Procedure. Newcomers completed two questionnaires during the Fall (W1) and Spring (W2) of the academic year approximately six months apart. Both questionnaires included a percentage estimation task (Judd et al., 1991; Park & Judd, 1990; Ryan & Bogart, 2001). In this task, participants were asked to indicate the percentage of group members who possessed 16 attribute dimensions on a 0 to 100% scale. The 16 attribute dimensions for each group varied with respect to stereotypicality (stereotypic vs. counterstereotypic) and valence (positive vs. negative). Attributes were selected from interviews that were conducted towards the end of the previous academic year. More specifically, full members of each group were interviewed separately to identify positively and negatively valenced attributes that they believed most students (i.e., group members and non-members) would consider either characteristic or uncharacteristic of their group. This process yielded for each participant group a set of 16 attributes with four attributes in each of the four stereotypicality (stereotypic vs. counterstereotypic) X valence (positive vs. negative) cells. Examples of attributes for each group are reported in Table 1.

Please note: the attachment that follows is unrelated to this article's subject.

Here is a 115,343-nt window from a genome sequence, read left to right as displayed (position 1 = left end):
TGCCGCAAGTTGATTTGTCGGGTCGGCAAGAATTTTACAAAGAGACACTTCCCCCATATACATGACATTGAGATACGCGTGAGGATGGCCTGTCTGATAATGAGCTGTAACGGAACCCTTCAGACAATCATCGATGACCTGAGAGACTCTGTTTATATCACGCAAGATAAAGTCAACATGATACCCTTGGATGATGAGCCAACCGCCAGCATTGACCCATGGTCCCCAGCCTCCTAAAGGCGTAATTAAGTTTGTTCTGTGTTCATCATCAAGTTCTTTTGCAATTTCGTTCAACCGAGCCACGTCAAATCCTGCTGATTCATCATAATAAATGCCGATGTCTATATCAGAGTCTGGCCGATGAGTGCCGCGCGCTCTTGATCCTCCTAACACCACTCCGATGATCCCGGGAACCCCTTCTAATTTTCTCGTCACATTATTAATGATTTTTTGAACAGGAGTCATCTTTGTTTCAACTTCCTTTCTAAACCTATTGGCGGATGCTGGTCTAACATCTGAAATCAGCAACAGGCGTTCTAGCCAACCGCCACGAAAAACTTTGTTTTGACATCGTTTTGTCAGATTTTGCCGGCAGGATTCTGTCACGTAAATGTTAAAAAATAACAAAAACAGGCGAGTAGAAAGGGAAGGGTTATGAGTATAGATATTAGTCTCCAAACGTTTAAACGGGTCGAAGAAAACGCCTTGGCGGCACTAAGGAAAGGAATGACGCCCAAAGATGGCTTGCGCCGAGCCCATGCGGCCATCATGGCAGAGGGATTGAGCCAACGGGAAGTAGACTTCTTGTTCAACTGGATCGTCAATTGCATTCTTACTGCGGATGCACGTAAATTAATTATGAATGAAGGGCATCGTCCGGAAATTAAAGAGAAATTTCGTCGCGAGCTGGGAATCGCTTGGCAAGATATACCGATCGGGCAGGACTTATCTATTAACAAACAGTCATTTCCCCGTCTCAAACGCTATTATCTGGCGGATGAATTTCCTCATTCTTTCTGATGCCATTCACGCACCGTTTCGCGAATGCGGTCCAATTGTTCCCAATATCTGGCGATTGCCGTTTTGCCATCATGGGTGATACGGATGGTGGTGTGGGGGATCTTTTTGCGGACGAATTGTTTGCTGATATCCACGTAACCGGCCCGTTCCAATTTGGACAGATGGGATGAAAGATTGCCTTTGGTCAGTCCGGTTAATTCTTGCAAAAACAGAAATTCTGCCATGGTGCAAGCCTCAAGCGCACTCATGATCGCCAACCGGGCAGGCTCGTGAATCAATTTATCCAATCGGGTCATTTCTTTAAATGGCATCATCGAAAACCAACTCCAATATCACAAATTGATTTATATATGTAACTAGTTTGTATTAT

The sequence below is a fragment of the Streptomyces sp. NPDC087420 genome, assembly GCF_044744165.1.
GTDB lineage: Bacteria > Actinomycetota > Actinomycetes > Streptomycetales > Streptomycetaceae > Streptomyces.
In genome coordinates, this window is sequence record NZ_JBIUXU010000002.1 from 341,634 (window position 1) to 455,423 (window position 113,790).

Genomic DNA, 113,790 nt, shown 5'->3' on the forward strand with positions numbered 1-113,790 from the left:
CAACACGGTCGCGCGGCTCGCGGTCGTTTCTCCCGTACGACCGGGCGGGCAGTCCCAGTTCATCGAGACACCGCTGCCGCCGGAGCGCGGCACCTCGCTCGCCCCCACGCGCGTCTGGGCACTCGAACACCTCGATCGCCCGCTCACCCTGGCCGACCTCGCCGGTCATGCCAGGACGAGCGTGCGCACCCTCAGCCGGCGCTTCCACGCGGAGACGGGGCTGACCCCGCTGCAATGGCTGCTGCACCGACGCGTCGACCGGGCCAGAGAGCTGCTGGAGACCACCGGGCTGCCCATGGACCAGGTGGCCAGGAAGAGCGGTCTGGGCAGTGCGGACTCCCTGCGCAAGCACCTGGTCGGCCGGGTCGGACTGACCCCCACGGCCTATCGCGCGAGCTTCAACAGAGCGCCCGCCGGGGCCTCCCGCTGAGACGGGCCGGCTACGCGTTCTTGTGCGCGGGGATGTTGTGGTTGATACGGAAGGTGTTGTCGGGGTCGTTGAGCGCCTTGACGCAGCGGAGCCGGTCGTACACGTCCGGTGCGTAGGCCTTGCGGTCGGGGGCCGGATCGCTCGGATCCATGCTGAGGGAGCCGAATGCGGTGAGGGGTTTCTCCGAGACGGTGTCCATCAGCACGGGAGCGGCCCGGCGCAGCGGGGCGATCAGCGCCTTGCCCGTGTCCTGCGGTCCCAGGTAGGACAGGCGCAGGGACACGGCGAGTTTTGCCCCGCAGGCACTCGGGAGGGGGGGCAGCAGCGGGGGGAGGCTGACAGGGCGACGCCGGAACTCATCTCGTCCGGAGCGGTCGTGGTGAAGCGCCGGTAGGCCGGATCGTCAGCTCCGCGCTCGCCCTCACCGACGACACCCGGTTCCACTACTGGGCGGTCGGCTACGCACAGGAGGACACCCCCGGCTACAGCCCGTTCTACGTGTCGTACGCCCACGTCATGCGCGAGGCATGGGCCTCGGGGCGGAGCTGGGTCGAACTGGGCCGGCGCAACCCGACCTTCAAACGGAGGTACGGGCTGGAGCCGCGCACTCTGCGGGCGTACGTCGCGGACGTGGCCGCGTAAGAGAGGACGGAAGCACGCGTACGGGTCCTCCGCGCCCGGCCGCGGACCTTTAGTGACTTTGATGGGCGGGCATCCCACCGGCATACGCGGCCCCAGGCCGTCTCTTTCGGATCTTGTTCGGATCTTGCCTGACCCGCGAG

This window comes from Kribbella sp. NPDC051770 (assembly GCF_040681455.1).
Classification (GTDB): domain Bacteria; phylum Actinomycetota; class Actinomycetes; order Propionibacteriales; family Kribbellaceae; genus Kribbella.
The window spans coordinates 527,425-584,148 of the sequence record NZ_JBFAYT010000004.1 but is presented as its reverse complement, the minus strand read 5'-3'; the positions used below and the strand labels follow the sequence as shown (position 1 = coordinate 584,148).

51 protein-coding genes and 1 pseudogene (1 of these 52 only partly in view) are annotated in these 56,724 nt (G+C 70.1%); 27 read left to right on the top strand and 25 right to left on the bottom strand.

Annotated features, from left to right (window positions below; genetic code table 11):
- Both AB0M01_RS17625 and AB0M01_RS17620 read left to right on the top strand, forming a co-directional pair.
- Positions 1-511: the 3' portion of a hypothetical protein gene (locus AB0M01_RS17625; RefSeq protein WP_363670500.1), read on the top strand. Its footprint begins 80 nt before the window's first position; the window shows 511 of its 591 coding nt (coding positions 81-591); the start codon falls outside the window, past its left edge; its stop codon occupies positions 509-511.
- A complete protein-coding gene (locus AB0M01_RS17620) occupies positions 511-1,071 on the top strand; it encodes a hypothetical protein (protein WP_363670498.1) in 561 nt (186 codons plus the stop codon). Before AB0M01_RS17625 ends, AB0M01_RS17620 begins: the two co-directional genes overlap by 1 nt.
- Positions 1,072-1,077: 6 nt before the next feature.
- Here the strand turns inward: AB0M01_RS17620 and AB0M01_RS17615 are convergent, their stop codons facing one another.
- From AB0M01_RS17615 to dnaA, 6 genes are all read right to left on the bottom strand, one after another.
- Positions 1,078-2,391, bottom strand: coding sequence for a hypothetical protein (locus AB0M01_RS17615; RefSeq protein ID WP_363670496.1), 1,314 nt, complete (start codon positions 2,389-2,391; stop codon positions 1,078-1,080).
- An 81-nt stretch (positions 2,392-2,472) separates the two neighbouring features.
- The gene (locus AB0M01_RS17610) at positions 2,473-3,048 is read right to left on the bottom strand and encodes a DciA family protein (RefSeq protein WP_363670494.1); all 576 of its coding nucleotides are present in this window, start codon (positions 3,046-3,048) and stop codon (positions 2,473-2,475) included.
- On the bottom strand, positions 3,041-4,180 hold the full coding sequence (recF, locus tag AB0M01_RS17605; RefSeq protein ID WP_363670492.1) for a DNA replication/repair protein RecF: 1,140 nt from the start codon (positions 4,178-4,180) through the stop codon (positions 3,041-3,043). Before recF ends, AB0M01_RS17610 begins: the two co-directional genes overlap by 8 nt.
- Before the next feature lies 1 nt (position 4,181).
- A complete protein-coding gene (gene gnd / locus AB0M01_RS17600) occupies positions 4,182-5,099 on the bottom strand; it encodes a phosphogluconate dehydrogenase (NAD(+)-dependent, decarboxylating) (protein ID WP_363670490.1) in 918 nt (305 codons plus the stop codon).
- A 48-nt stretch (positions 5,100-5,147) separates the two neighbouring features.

Perceived stereotypicality measures were created by subtracting the mean perceived percentage of counterstereotypic traits from the mean percentage of stereotypic traits for each group. Measures of perceived positivity were similarly created by subtracting the mean perceived percentage of negative traits from the mean percentage of positive traits for each groups.